Eam Vibol uses a tiny clip as he tries to attach an artificial eyelash to his client’s eyelid, who is sitting calmly under a spotlight shining on her face. It’s a recognisable scene from any number of beauty salons around the globe.
But unlike your average salon, in which the air is filled with idle chit-chat between patron and beautician, this salon sits in complete, undisturbed silence as Vibol focuses hard on the job in hand, occasionally exchanging smiles and soft glances.
After he finishes the eyelash extensions, his client bursts into a broad smile, pleased with the final look.
This is the reality of daily business at Phnom Penh’s Bi Salon, a beauty parlour that hires deaf people and those with disabilities.
Born both deaf and unable to speak, Vibol is one of seven staff members with a disability employed by the salon. The 20-year-old – wearing a pair of jeans and a black t-shirt featuring the Bi Salon logo, along with his stylishly coiffed dyed brown hair and earring – has worked at the salon for several months now.
Speaking in sign language, interpreted through sign language translator Srey Mom, Vibol tells The Post: “I was a sign language student from an organisation working with disabled people. The organisation asked me what skills I would choose for my career. It can be tailoring, laundry or salon work. I chose the latter because I always wanted to work in beauty industry from the bottom of my heart.”
Giving people with disabilities an opportunity to work in the beauty industry is the mission of Bi Salon’s owner Kem Khemara, a Cambodian former IT graduate who also studied Japanese in Japan – also working in a beauty salon while there.
Sitting on a sofa against the bright orange wall of her salon in the capital’s Boeng Keng Kang I commune, the 31-year-old salon owner told The Post: “I was initially trying to recruit staff who are victims of domestic violence, family breakdowns, and sexual abuse. I have been working with a few non-governmental organisations like Pour un Sourire d’Enfant (PSE), but at first I didn’t think it was possible to hire disabled people to work at my salon.
“But over these past few years, when the organisations raised the idea of recruiting deaf people to work in the beauty industry, I considered it a good initiative.”
Khemara’s partner NGOs are Nippon Japan Support for Persons with Disabilities, Deaf Development Programme (DDP) and PSE. The organisations also promised to provide her sign language translators which made Khemara even more confident in her decision to hire deaf people.
“After hearing that I would be assisted by their translators, I was excited to welcome people with disabilities to train and work at Bi Salon right away,” she says.
“They are quick learners and honest people. I’d say people with disabilities are more honest than other staff I have ever worked with. It’s not difficult to train and work with deaf people. From my experience, they are generally hard-working. During training, they follow each step correctly. While working, they take instructions carefully.”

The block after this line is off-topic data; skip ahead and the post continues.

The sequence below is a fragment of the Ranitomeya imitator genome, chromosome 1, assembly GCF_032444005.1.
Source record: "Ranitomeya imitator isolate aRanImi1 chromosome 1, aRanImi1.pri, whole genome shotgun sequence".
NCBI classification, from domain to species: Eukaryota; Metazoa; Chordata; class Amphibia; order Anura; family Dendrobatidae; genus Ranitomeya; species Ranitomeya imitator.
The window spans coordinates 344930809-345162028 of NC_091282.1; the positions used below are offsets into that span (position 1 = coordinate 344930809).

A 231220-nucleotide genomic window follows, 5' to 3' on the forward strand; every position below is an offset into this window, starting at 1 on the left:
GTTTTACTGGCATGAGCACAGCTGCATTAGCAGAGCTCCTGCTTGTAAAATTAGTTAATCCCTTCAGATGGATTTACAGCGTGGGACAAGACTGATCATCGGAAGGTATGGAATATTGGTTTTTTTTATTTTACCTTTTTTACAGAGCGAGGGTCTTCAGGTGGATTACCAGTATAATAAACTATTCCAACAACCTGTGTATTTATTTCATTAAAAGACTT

With very limited opportunities for people with disabilities to find a job in the beauty industry, Khemara said that she notices her deaf staff are appreciative of the opportunity and pay close attention to their tasks.
“I can see that they try very hard to minimise their mistakes. Perhaps they regard the opportunity to be trained and work as a precious one for them. When it comes down to work, they are serious and avoid faults that might result in losing their careers,” she says.
Khemara’s clients, including famous actress Duch Lida and TV host Jimmy Meng, also support her decision and have shown huge positivity towards the initiative. And while her salon has non-deaf staff members that are able to offer services, she says that 90 per cent opt to receive services from her deaf employees.
“Most of my clients prefer disabled staff – and not because of a sense of sympathy. The clients love how they pay great attention and carry out the service professionally,” she says.
Bi Salon has a wide range of beauty services, from haircuts and colouring to nail design, face massages and eyelash extensions. Khemara occasionally invites beauty experts from Japan to train her staff too.
Vibol and his 25-year-old deaf female colleague Chhun Heang both expressed a desire to open their own salons one day too.
Their ambitions were applauded by Khemara.
“I’ve thought already that they are progressing well with a bright future ahead. I believe they are role models for the disabled community. If possible, I’ll help them to open their own salon and run it successfully after they stop working at my place."
“I believe they can run a beauty business on their own when their skills are acknowledged for their creativity and quality. I think their successful story will help to empower their disabled friends. Now my salon has two locations and I’ll expand it to broaden the job market for deaf people,” she says.
Bi Salon is located on Street 310 in Phnom Penh’s Boeng Keng Kang I district. You can visit their Facebook page for more information (@Bisalon2011).